Disaster struck the city of Clemson in South Carolina this past weekend, as the floor of an apartment clubhouse collapsed under the weight of dancing party goers. 30 people have been reported injured, and an inquiry has been launched to understand exactly what happened.
Students and local residents were jumping in unison to music in the clubhouse, part of the Woodlands of Clemson apartment complex. One of the party attendees, Jeremy Tester, told CNN that he heard the floor begin to fail, but it was already too late for the crowded room to be cleared. “You could hear the floor about to go through,” he said, “but nobody thought it was going to happen. They just kept going.”
Another attendee, Jayden Adams, said that the synchronized movement of the crowd had caused the floor to move up and down “like a trampoline.” While footage of the incident is terrifying, the consequences could have been much worse — the floor collapsed just one story into a basement, and CNN reports that “no individuals were trapped during the collapse and no one suffered life-threatening injuries.”
Incidents like this are incredibly rare in modern times — usually structural failure is caused by larger destabilizing events such as earthquakes. Collapses caused by people alone include the Versailles wedding hall disaster, which occurred in Jerusalem in 2001, and the Hyatt Regency walkway collapse back in 1981, which was the deadliest structural collapse in U.S. history until the collapse of the World Trade Center towers 20 years later.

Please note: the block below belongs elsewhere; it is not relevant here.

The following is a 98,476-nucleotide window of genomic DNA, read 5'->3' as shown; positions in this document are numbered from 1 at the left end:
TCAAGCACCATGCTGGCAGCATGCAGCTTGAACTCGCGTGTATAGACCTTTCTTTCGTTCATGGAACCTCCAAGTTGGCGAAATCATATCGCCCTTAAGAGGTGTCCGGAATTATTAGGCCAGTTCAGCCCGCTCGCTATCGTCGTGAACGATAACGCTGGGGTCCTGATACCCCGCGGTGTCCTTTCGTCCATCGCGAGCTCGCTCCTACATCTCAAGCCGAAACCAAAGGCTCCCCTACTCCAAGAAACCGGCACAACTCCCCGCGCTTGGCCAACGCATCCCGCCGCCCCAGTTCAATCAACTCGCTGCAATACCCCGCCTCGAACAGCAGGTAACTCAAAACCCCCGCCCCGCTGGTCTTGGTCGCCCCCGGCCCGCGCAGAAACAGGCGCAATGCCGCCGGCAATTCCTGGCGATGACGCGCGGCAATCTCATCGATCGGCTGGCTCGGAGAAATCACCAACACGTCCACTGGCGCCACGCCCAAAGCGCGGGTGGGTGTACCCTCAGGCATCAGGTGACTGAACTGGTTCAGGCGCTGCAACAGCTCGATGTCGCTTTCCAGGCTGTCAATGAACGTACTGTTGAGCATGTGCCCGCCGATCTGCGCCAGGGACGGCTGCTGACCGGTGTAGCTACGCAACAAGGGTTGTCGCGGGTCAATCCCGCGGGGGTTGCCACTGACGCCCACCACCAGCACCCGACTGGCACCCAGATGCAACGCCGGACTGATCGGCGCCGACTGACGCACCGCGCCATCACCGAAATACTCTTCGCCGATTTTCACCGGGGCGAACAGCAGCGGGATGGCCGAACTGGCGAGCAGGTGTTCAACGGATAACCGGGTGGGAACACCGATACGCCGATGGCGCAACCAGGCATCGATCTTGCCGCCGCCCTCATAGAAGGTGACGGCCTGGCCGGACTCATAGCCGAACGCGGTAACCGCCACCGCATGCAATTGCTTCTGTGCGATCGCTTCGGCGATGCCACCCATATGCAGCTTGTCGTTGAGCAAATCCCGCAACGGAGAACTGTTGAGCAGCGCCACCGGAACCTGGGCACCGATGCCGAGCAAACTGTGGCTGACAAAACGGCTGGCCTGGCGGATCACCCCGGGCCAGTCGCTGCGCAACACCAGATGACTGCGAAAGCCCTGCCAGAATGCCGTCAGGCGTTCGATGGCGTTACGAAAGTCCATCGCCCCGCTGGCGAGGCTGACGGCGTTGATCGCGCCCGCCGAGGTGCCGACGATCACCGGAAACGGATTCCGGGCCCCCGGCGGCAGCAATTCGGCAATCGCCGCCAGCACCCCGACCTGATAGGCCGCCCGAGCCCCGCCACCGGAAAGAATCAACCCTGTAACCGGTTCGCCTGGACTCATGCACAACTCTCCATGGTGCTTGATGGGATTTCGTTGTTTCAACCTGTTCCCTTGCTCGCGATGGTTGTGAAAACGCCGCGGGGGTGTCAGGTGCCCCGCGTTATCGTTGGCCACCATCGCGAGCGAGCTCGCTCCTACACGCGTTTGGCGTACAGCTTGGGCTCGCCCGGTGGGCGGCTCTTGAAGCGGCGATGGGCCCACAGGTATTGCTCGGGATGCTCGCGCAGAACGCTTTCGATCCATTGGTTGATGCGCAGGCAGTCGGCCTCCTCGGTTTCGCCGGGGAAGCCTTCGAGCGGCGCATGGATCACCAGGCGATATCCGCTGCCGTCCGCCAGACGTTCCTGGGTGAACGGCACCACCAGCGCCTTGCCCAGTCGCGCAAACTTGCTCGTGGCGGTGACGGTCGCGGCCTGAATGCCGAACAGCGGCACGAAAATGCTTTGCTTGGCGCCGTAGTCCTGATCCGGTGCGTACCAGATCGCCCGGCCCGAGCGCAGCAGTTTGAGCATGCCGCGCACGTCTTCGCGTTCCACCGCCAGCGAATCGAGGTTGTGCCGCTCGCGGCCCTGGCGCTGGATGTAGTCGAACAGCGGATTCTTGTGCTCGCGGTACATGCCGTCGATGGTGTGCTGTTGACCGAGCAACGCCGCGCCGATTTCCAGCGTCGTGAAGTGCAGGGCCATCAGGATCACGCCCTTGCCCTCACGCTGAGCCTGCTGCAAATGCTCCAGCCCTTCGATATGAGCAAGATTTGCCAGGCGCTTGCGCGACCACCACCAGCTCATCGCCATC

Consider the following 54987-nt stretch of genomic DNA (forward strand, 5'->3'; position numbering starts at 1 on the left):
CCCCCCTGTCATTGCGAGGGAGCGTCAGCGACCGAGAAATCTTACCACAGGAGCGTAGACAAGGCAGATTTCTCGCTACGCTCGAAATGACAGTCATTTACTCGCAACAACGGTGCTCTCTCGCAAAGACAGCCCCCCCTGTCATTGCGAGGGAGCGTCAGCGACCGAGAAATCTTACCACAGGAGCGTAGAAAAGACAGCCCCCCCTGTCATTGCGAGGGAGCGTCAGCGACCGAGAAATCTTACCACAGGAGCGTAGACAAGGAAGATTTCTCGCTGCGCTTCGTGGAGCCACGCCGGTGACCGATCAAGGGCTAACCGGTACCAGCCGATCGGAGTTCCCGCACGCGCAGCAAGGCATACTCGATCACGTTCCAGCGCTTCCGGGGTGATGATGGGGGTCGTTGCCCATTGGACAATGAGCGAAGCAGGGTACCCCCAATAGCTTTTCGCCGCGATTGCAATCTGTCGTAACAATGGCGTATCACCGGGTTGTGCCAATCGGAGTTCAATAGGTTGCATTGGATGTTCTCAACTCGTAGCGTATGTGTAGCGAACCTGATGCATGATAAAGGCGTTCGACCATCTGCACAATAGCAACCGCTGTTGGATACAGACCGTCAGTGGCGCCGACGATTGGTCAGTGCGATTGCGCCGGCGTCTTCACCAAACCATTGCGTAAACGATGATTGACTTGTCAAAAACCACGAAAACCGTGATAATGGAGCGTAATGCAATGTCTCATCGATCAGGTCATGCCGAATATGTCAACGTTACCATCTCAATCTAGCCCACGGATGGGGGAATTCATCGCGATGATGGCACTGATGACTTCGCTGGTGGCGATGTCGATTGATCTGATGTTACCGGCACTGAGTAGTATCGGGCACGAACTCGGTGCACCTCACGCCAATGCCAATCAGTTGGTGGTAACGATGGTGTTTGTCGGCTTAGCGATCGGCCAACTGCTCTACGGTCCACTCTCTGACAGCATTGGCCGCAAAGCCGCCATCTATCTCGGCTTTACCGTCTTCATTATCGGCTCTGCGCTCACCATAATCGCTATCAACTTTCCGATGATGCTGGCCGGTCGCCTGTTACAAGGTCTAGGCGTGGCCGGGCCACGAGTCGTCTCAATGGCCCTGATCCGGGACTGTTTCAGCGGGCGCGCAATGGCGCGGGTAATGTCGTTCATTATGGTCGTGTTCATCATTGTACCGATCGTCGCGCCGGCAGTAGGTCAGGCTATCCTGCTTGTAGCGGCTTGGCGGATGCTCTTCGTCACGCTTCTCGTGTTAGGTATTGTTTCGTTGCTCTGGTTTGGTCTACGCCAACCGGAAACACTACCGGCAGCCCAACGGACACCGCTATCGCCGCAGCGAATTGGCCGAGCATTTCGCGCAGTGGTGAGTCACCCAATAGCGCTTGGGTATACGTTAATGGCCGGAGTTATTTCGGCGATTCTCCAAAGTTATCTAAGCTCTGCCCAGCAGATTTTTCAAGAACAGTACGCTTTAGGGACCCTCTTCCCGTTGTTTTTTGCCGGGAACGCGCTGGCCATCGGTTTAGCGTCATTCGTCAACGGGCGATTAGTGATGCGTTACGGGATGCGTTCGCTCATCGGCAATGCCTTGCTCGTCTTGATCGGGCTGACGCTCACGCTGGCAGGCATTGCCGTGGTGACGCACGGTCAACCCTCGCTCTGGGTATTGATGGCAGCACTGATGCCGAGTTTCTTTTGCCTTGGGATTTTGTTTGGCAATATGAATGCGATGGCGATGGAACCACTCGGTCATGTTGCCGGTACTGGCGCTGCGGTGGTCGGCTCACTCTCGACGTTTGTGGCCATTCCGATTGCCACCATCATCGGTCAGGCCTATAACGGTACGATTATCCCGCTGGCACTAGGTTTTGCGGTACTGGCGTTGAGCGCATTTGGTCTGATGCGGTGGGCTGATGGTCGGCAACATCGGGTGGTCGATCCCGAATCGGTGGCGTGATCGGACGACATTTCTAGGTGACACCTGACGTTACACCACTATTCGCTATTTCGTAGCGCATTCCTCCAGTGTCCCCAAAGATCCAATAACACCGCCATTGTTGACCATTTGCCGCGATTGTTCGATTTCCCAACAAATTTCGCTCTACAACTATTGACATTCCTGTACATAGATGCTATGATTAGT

As with those incidents, questions will be asked about the structural integrity of the Clemson clubhouse, situated within a building constructed just 14 years ago. An investigation has been opened into the capacity of the common area in which the party was taking place.
The maximum occupancy of the clubhouse was 135, according to Todd Steadman, director of the city of Clemson’s planning and codes department. Camera footage is being studied to establish whether this reflects the true number of people in the space at the time of the collapse. If the occupancy levels of the clubhouse exceeded those specified in the building’s safety regulations, then authorities will seek to understand why these limits were not adhered to.
However, if the number of people in the building complied with regulations, a spotlight will be thrown on the engineers, architects and contractors involved in the design and construction of this building. Were the correct materials specified for this structure? Were they detailed and installed correctly? And are there other similar buildings across the US that could be vulnerable to similar incidents?
The ongoing investigation will seek answers to these questions with great urgency, with official bodies desperate to ensure an event like this does not happen again. Architects and engineers will await the report and any consequences it may have for US building regulations.
Stay tuned for further details on Architizer as they become available.